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School: ACG Strathallan, New Zealand
Studied: Cambridge IGCSEs in Chemistry, Biology, English Literature, English Language, Mathematics, Physics; Cambridge International A Levels in Chemistry, Biology, English Literature, Chinese Literature, Mathematics, Further Mathematics, Physics
Went on to: Currently studying for a MB/PhD (combined Medical degree and PhD) at the University of Cambridge
Career plans: To be an academic clinician specialising in oncology
I had always wanted to pursue a career in clinical medicine and academic research and the wide range of Cambridge subjects, and the flexibility of subject choice, allowed me to choose subjects that would give me the solid scientific foundation I needed for an academically rigorous university course. Additionally, as good academic writing is essential for scientific publications, I chose to study English Literature and Chinese Literature in order to fine-tune my writing skills.
The MB/PhD programme is a nine-year course which begins with four years of undergraduate medical study, followed by a three year full-time research PhD, and then two more years at medical school in order to qualify as a doctor. The course is specifically designed for aspiring doctors who are also interested in academic research, and aims to develop ‘a depth of scientific understanding with outstanding clinical and communication skills’ so that students can become the ‘future international leaders of their profession’.
Application is very competitive, with only around ten places made available every year. I applied because it was the ideal course for me, given my ambition to combine medicine with academia. I also hoped that by studying at Cambridge I would have the opportunity to be involved in world-class research. In fact I undertook my PhD at the MRC Laboratory of Molecular Biology, where Watson and Crick discovered the structure of DNA in 1953, and Fred Sanger developed the dideoxy technique which was used to sequence the entire human genome for the first time. It has been an honour to study here.
I found Cambridge International A Level courses to be very well designed, and they have proved to be highly relevant to university study. The flexibility of the Cambridge programme, and the range and depth of subjects on offer, gave me a good scientific foundation. I particularly liked having most of my exams at the end of the school year. This gave me time to develop good study strategies, and to further explore specific topics which interested me. This included mathematics, in particular statistics (vital for independent scientific research), and I went on to win Cambridge International’s ‘Top in the World’ award for Further Mathematics in 2013, and the ‘Top in New Zealand’ award for Mathematics in 2012.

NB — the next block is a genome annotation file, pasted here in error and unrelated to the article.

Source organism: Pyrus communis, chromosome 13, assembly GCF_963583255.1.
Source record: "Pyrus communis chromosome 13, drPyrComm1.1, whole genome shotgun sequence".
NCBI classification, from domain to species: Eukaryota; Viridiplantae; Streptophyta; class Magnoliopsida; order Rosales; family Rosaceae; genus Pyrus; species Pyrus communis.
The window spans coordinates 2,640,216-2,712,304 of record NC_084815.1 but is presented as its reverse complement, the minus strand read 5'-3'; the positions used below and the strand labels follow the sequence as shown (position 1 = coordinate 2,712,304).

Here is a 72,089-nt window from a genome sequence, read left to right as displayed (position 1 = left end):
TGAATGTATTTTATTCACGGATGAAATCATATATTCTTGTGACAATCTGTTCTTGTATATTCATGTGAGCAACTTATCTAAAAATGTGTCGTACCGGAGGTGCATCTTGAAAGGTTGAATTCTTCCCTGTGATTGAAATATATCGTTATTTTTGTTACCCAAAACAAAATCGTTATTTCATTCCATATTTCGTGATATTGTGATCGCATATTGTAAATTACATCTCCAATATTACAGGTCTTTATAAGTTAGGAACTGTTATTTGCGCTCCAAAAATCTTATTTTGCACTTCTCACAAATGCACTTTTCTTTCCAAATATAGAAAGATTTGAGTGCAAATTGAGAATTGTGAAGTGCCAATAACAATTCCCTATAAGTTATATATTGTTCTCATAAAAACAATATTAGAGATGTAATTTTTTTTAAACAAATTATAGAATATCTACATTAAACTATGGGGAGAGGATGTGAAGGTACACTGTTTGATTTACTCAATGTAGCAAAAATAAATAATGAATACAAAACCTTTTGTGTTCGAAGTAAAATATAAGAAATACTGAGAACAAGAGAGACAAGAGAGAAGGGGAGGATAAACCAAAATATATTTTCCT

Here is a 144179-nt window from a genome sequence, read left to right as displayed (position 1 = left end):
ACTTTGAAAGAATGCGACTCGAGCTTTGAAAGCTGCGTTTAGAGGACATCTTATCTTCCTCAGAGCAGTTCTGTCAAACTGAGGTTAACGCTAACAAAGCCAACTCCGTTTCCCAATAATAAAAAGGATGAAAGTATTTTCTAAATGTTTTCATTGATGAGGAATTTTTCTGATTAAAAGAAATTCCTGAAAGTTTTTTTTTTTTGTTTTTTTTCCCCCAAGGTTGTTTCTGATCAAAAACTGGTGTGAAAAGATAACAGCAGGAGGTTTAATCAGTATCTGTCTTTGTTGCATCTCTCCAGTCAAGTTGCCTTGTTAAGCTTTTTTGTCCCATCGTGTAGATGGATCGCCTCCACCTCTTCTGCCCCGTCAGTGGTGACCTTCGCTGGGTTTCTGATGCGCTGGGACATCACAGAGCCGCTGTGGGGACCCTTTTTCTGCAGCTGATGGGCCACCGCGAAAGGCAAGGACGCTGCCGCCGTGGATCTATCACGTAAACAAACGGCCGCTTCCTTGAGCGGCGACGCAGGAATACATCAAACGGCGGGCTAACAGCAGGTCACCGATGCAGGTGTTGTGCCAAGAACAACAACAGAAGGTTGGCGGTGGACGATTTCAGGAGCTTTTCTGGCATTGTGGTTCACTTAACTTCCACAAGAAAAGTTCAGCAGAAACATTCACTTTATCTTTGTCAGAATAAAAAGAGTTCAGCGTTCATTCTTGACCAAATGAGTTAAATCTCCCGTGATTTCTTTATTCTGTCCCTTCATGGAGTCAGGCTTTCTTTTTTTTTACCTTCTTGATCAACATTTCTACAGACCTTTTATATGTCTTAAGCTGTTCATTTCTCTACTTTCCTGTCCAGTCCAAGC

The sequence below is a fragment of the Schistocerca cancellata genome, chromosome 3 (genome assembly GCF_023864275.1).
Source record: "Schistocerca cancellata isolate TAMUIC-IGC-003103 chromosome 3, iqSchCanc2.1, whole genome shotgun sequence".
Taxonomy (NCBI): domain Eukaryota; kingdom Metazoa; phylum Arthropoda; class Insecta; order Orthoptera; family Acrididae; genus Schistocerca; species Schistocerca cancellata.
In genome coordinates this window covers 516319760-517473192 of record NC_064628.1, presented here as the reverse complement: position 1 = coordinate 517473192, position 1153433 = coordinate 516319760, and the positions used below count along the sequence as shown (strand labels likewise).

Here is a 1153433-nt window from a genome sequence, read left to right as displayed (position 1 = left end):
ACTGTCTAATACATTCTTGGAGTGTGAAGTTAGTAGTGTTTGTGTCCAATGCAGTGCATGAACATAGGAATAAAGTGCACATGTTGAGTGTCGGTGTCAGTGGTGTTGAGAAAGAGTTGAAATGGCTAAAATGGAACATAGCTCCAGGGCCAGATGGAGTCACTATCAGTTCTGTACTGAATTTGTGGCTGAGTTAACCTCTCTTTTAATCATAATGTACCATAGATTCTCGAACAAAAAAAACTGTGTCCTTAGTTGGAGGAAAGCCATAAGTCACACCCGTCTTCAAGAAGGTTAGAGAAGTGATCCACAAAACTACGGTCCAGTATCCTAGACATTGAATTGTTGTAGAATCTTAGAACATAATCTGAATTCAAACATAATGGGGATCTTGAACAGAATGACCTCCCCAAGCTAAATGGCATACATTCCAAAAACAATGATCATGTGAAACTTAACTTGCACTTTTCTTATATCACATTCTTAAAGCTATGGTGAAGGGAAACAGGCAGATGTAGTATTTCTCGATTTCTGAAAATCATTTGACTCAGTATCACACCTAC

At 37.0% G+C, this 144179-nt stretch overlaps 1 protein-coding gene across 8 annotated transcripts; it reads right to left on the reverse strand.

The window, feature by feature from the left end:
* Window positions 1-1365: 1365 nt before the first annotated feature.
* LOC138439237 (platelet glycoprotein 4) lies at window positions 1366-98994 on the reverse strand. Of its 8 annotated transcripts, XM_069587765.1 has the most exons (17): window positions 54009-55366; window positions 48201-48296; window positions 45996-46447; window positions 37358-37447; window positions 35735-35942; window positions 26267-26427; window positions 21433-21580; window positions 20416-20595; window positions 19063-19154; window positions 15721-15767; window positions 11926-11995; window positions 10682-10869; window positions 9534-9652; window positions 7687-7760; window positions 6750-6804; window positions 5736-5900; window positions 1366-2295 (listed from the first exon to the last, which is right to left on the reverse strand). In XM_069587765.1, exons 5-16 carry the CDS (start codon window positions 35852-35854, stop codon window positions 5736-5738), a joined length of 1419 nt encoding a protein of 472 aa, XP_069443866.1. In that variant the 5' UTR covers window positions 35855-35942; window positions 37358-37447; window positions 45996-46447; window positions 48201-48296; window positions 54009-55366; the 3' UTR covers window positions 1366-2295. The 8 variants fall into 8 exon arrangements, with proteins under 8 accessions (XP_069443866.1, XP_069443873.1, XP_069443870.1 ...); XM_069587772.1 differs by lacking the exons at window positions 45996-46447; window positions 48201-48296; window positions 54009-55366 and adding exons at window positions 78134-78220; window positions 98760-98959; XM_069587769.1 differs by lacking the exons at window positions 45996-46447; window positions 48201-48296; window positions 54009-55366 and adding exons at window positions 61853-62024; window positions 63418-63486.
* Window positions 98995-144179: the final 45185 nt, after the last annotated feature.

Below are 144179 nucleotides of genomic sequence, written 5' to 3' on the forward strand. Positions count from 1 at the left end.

Absolutely. Cambridge International offers an internationally recognised and highly regarded programme that prepares you for academic study at top universities worldwide. In addition, there is a wide range of subjects on offer, and students have the flexibility to choose the subject combination best suited to their personal goals. What more can you ask for?
The pandemic spanned almost half of my three-year PhD. Experimental research came to a halt, which greatly hindered my work, but I was able to stay in Cambridge (rather than return to New Zealand) which allowed me to make as much progress as possible. The University and the MRC Laboratory of Molecular Biology (where I am completing my PhD) were also very supportive, and as a result I am on track to complete my PhD on time, and return to medical school to complete my studies.
On graduating from the MB/PhD course I hope to specialise in oncology, and to pursue academic research alongside clinical medicine. I hope to be directly involved in treating patients, while having a wider impact through my research discoveries. It would be amazing if my research, even in a small way, could one day contribute to humanity’s quest to defeat cancer.